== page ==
At one crossing the water more than waist deep. We went up stream about 1.5 miles just to find a safe place to cross and it was still thigh high. Then we had to bushwack back to the trail. About 5 miles later we had yet another crossing with the river trifecta…wide, deep, and fast current. In the picture that pole is a trail sign, under water. This crossing was pretty scary as it was so fast and wide. We spent almost an hour looking for a safe place to cross. It would not be the last crossing.

We hiked faster the rest of the day. It was great to actual get back to a point where we could pull out 20 miles. While the snow is still around it is melting so really it’s just wet and super muddy. The bear prints left in the mud reminded us we are in grizzly bear country. I’m not a fan. Now I am hanging my food in trees and it can be frustrating just getting it up there. Of course once I get it up there I want something out of it! We hiked to one campsite because it was supposed to have a bearbox…..unfortunately it was buried under a bunch of snow.


On the way into Dubois the views of the Tetons are amazing. I even took part in hike naked day, tastefully of course. I was glad I did it early, because even though we haven’t seen ANYONE since we left town, all of a sudden 5 cyclist on the Tour Divide came racing by!


When we hit the road it took awhile to get a hitch. A girl we passed hiking down the mountain, Emily gave us a lift into town. She was out picking mushrooms!

Hanging out in Dubois now resupplying and sending supplies ahead. Headed for Yellowstone next!

Wyoming mountains

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Left Pinedale feeling optimistic, and we got lucky, scored two hitches right away! A nice couple from Utah and then got picked up by Jeff. Jeff had a whole 3 truck caravan, ready for some serious camping. They had a canvas tent, chairs, a chainsaw and potato chips! Once, Jeff told us he spent a winter in the Wyoming back-country living in a tee-pee, that’s hardcore. He pointed out things of interest  on the drive and asked if we had bear spray.
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So yes I caved and got bear spray after numerous warnings. Since this trail has western theme, I hooked it to my side belt. I feel like a gunslinger!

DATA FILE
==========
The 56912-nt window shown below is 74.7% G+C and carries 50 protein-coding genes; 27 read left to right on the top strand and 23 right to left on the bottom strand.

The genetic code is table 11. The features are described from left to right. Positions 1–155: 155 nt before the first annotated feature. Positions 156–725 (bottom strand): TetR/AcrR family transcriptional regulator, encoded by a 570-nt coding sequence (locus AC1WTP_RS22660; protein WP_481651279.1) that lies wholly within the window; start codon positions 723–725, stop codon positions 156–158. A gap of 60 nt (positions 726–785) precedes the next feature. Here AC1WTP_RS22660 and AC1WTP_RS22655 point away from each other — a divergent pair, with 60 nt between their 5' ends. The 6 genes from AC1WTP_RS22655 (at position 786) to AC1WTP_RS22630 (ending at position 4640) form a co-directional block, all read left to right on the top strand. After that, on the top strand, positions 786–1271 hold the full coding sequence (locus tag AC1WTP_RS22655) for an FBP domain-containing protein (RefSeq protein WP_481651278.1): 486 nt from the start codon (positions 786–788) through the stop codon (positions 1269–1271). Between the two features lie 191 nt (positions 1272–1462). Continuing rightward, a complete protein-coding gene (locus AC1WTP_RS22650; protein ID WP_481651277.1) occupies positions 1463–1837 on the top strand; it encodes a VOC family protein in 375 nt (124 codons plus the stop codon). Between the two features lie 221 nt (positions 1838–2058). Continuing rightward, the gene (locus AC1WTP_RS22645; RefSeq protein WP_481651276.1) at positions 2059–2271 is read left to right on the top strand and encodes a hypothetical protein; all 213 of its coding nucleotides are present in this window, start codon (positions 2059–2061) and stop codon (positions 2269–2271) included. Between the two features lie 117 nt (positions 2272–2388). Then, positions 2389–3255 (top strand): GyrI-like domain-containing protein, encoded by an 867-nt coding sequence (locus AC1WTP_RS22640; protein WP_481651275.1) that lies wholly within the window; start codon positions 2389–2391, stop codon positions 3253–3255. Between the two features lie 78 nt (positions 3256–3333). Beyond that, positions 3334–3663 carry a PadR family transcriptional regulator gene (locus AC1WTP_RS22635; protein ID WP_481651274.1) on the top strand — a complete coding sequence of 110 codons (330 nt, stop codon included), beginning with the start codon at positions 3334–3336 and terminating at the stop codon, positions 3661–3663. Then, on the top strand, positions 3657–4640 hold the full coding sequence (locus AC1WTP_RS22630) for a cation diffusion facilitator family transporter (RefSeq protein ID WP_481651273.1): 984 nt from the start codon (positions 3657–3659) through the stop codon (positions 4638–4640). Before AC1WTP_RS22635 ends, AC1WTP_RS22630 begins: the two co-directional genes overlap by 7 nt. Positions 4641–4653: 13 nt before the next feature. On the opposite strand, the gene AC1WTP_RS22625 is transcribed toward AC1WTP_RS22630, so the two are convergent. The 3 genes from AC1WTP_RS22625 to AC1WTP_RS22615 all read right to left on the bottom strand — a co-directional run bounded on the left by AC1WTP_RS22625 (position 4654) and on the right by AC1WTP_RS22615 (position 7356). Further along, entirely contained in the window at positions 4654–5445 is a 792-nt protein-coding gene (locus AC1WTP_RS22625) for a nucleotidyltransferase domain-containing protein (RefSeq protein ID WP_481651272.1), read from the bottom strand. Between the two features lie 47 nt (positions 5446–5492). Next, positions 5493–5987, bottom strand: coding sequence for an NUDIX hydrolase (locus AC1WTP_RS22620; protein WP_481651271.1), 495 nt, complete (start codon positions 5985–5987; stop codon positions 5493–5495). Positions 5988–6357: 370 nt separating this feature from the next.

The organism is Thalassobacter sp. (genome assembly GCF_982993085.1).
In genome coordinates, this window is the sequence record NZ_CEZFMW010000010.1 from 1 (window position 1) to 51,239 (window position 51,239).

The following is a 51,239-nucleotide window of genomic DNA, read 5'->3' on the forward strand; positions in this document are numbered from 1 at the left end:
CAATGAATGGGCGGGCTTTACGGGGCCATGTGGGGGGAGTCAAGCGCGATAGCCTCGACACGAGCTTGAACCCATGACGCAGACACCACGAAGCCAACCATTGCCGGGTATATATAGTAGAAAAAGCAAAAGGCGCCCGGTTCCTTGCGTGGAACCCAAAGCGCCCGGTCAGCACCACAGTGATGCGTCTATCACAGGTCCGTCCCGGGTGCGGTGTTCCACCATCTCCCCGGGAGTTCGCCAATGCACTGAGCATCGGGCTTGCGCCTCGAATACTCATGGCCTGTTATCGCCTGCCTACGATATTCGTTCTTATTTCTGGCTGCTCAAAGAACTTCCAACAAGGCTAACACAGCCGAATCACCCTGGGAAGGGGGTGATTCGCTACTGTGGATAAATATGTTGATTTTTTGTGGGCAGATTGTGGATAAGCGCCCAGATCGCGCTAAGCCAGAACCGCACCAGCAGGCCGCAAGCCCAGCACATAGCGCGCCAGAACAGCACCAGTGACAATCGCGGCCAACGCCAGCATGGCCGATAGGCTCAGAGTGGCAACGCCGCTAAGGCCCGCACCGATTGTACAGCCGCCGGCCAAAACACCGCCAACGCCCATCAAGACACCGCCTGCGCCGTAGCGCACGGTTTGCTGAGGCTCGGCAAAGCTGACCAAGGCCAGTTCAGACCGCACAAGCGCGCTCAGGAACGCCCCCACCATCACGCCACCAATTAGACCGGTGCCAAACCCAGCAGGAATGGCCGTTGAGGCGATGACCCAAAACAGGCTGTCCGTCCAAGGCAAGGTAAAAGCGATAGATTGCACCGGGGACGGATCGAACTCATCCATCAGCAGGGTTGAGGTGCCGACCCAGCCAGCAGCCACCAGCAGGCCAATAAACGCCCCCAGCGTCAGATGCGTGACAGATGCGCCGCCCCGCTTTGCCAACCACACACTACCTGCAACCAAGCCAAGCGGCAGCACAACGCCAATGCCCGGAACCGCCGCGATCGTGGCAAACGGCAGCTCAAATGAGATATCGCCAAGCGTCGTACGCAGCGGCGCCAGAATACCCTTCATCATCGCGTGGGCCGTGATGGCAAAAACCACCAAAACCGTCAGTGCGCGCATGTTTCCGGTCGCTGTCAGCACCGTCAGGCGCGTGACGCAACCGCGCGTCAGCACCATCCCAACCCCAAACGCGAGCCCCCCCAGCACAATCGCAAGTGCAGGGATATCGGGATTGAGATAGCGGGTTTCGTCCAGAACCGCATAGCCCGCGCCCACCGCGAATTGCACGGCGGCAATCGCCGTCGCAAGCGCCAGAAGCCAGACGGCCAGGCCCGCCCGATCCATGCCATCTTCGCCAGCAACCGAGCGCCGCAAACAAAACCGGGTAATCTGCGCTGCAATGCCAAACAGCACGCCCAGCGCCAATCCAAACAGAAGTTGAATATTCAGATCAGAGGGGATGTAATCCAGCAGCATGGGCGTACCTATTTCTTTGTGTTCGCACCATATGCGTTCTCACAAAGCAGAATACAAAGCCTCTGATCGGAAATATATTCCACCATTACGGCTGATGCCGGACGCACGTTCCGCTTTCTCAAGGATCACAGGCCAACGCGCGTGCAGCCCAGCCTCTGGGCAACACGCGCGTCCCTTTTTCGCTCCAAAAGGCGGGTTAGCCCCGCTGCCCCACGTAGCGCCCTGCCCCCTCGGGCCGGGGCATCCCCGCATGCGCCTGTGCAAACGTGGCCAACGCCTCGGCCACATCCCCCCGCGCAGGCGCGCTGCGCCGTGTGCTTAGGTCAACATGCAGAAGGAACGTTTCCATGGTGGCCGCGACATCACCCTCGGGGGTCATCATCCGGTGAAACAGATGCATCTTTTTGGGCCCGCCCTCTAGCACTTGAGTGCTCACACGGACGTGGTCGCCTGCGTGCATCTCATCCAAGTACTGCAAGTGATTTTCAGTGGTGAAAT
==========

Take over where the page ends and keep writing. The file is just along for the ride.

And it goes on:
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We camped that evening at Green River campground, nobody there but us, but it had bear boxes and neither of us was to eager to start hanging our food.

Next day we happily crossed Green River, on a Bridge! There was a 2000′ climb shortly there after up to Gunsight Pass. The climb was super tough as we were attacked by mosquitos all the way! We were rewarded with snow on the north side of the mountain.
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This is about where things took a turn for me. I couldn’t stay on my feet, slipping on the snow and mud, plus our first waist deep river crossing. Whenever we cross a stream/river I let Kelsey go first, duh, she’s a lifeguard. If the water is too deep or the current too strong for her I ain’t going. I often worry she’ll power across and I will be left there scared stiff. Fording rivers scares the crap outta me.

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Later I miss judged a slippery rock crossing a creek and went down hard. Half my pack went in the water, managed to save my phone, but busted my knee on a rock. Camped early due to my knee and wet clothes. It was pretty comical us hanging our bear bags, that evening, (pretty much us pitching rocks at each other) it distracted me from my bloody knee.

Wyoming…..it’s all good

If my last post sounded a bit dire. I was in mood for sure. I usually try to stay upbeat and keep my down moments for my personal journal. Honestly though everything isn’t always wildlife and butterflies out here.

The tough times are hard to share, who whips out a camera when things bad, not me. (Well you might have enjoyed seeing us crawl in the snow when we couldn’t walk!!)

Actually the stress was mostly from being off trail. The four day stretch to get from New Mexico to Wyoming was intense. Hitchhiking can be fun, unless you have a bus to catch. Taking the bus is never fun, especially when it overheats and you might miss you connection. Then our 12am bus was packed, so of course an hour from our stop a tire blows.

Finally we are back on trail and I am feeling much better. Wyoming is flat but beautiful. Leaving Rawlins we continued our jail tour! On our road walk out of town the wind blew my hat off and across the highway. As I ran for it a motorcyclist pulled over to see if I was ok and offered me a ride. Man I wanted to take it as a hitch on a motorcycle is on my to do list. But I passed, not going my way. Thanks for stopping!

Wyoming State Penitentiary         Ticks!
There are A LOT of ticks in this section. So I am wearing long pants even in the heat of the day and in tick paranoid mode. Water is scarce, I think I need a class on operating solar powered spring, not a single one has worked.

 


But I’m hiking…..so life is good. Thanks everyone for the kind words, support and encouragement.

Through it….

Leaving town is always a mental struggle. I’ve showered, done laundry, filled my belly, sorted my gear, and resupplied. Now it’s time go out there and be beaten down by the trail all over again. This morning I woke emotionally drained, just wanting to stay in bed and cry. But that’s not an option.

I got some personal things dragging me down. Coupled with the unknown of what lays ahead. This trail is so much tougher than the last two. Sometimes I feel I’m not even in control, and the littlest issues be come huge. I’m not one to let stresses get me down. You know smile on the outside even when falling to pieces inside. Thing is out here there are no distractions. It’s  just you and all the things in your head.

So I’m sucking it up today, leaving Rawlins heading for who knows what. Maybe I’ll find some peace and clarity, or not. But it’s a thru hike…..gotta go through it.

rawlins